What Is Discovery in a Minnesota Divorce?

discovery in a minnesota divorce

Discovery is a process that takes place during the pre-trial stage of a lawsuit. During discovery, the two parties involved share and disclose information relevant to the lawsuit.

In the context of a divorce, the two spouses engage in discovery to share information that can affect custody as well as sharing assets.

Why Is Discovery Important?

During the discovery process, each party can gather information about the other side. The goal is to paint a comprehensive picture of the assets to divide and the situation of each spouse.

Going through this process ensures the court makes a fair decision. It’s also important that both spouses can access the same information to approach the trial with full knowledge of all facts.

Minnesota is an equal distribution state, which means that spouses share assets and debts in an equal manner during a divorce. Discovery allows both parties to gain full knowledge of the existing assets and debts incurred during the marriage.

Discover is also crucial for custody agreements. When a couple with children divorces, they’ll need to negotiate physical custody, legal custody, parenting time, and child support.

Gathering information about the other party helps ensure they’re fit to be a parent, provide a safe and nurturing environment, and financially support the children.

In some cases, the discovery process can entail gathering evidence regarding a spouse’s criminal record and history of abuse to show that they’re unfit to have custody.

How Does Discovery Work?

Each divorce is different. In some cases, discovery is a short and informal process. If there are no children and both parties have always been transparent about finances, the couple can usually settle the mediation process.

However, if the divorce goes to court, both parties can establish a detailed discovery plan with a family law attorney.

Each lawyer will outline the type of information needed to negotiate and reach a fair decision. Here are a few examples of the type of information the divorcing parties usually share:

  • Paystubs, bank statements, and tax returns
  • Investment and retirement account statements
  • Employment records or business records
  • Titles and deeds for different assets
  • Insurance payouts

Other forms of income, such as alimony from a previous marriage, disability, retirement income, and more.

The discovery plan can go further and include additional elements.

Interrogatories and Admission of Facts

Interrogatories and admission of facts are questions one party asks the other. The receiving party must produce an answer under oath. While interrogations are open-ended questions, admissions of facts are usually yes or no questions.

Minnesota is a no-fault state, which means adultery doesn’t have any bearing on a divorce case. However, using an admission of facts to prove adultery is crucial for a case that involves a prenuptial agreement.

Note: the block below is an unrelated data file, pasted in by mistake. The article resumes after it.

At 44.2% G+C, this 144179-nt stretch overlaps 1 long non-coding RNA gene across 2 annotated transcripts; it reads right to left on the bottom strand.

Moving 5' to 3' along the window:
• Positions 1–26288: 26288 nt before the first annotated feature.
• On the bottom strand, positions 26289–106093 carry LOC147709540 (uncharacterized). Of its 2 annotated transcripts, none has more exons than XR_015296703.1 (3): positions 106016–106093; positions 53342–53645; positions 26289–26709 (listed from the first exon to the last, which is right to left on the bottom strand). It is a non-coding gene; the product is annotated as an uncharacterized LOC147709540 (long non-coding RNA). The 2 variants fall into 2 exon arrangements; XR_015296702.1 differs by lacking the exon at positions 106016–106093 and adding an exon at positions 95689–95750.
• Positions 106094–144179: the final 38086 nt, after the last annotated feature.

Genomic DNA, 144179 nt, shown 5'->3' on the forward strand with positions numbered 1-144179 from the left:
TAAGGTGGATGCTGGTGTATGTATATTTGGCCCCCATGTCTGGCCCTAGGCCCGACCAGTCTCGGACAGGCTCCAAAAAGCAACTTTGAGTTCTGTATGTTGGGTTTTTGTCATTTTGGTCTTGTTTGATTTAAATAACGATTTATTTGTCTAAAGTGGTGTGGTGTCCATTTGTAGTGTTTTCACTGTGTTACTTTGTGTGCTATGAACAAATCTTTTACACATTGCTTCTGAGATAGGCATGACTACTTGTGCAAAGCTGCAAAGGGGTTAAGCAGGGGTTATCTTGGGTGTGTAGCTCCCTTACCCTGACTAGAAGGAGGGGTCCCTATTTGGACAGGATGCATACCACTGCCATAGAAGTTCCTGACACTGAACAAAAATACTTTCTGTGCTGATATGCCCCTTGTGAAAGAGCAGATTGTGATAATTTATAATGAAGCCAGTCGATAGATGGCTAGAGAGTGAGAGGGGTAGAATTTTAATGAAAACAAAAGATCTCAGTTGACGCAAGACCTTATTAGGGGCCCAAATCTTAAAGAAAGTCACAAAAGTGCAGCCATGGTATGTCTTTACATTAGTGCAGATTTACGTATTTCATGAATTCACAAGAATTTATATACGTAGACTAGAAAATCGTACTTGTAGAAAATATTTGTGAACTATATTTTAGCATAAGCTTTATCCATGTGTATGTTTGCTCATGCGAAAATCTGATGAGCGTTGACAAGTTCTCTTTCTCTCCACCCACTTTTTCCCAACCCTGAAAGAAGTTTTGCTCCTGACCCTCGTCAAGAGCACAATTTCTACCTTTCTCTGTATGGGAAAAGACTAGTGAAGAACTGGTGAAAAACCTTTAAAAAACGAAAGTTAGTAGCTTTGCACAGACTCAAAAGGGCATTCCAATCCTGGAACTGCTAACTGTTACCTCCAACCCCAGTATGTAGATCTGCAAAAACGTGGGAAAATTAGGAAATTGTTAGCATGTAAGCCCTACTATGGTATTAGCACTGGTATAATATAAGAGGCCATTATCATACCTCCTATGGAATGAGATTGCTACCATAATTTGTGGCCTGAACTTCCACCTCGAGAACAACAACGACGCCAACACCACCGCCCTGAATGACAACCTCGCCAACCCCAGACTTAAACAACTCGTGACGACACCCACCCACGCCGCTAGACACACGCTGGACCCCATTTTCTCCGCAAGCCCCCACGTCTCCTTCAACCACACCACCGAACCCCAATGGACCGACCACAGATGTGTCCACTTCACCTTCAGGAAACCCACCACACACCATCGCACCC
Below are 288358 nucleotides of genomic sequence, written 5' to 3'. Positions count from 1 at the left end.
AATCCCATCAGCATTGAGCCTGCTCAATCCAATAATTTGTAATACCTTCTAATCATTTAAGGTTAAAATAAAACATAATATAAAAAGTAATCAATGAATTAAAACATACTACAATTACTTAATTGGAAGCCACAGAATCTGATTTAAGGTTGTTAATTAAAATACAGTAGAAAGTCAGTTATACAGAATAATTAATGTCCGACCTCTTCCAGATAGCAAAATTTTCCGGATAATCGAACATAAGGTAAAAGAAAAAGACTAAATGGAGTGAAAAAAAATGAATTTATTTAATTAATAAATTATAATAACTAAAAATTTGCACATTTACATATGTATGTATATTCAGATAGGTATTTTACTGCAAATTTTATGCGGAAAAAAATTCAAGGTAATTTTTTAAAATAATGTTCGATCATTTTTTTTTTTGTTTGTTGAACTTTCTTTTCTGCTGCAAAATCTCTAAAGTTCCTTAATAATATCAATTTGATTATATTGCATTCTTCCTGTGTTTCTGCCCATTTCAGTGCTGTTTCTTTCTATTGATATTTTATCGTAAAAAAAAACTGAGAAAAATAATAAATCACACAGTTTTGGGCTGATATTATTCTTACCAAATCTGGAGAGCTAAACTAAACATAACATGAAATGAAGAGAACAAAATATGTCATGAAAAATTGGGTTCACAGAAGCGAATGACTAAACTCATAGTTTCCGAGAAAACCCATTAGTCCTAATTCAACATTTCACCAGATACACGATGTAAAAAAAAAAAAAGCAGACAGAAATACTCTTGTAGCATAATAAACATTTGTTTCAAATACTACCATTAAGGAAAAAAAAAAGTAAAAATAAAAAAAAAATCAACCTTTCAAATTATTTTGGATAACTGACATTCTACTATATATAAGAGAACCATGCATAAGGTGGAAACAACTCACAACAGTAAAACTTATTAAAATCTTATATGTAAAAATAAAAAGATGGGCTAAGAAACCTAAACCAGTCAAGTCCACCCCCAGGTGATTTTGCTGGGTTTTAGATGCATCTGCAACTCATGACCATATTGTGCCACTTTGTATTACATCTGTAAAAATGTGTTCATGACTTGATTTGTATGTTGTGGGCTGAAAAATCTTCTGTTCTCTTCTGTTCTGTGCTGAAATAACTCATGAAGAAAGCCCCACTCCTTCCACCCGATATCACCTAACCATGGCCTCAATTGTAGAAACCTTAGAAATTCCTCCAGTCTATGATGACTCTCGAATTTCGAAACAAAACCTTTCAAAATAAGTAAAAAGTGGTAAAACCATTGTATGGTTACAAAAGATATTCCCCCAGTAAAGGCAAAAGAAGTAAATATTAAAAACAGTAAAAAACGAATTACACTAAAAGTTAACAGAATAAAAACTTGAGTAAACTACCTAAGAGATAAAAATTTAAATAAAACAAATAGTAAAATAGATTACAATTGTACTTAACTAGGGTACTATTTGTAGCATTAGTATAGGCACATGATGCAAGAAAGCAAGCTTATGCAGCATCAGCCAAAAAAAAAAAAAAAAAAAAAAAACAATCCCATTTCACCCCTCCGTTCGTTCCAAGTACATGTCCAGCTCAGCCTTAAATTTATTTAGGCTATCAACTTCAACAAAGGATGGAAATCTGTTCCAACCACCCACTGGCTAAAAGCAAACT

You can also use interrogatories and admissions of facts to gather additional information about the other party’s employment, finances, debt, background, criminal record, and more.

Request for Production

A request for production is an official request to produce a document. It can be an official document or something else you can use as proof, such as an email or text message.

Depositions and Subpoenas

If you need to get a third-party involved, your lawyer can use a deposition to request a testimonial under oath. A court can also issue a subpoena to get a third party to testify or produce a document.

When Does Discovery Begin and End?

discovery begin and end

The discovery process begins shortly after you file for divorce. Typically, each party will have up to a month to comply with the different requests for information. You can negotiate extensions if both parties agree.

The process ends once both parties have enough information to proceed with the trial. The timeframe can vary depending on the complexity of the divorce and the parties’ willingness to collaborate.

What If the Other Party Isn’t Cooperating?

Discover is a legal process. If you’re preparing for a trial, you have a legal obligation to comply with the requests for information you receive from the other party.

If a party lies or fails to deliver the requested documents, a judge can hold them in contempt of the court and issue a fine or even decide on imprisonment.

A judge can also issue a subpoena. This formal summons to testify or produce a document comes with a steeper punishment if the recipient ignores it.

Get Help From a Family Lawyer at CJB Law Today

family lawyer at cjb law today

Discovery is a crucial step in the divorce process. Sharing and gathering information ensures that both parties can negotiate a fair agreement regarding assets or custody.

However, discovery can be long and complex. It’s best to have an experienced family lawyer to help you with the pre-trial stage.

At CJB Law, we can work with you to create a comprehensive discovery plan. We’ll issue requests for production, interrogatories, and more on your behalf to ensure you approach your divorce case with full knowledge of all facts. Contact us today to learn more.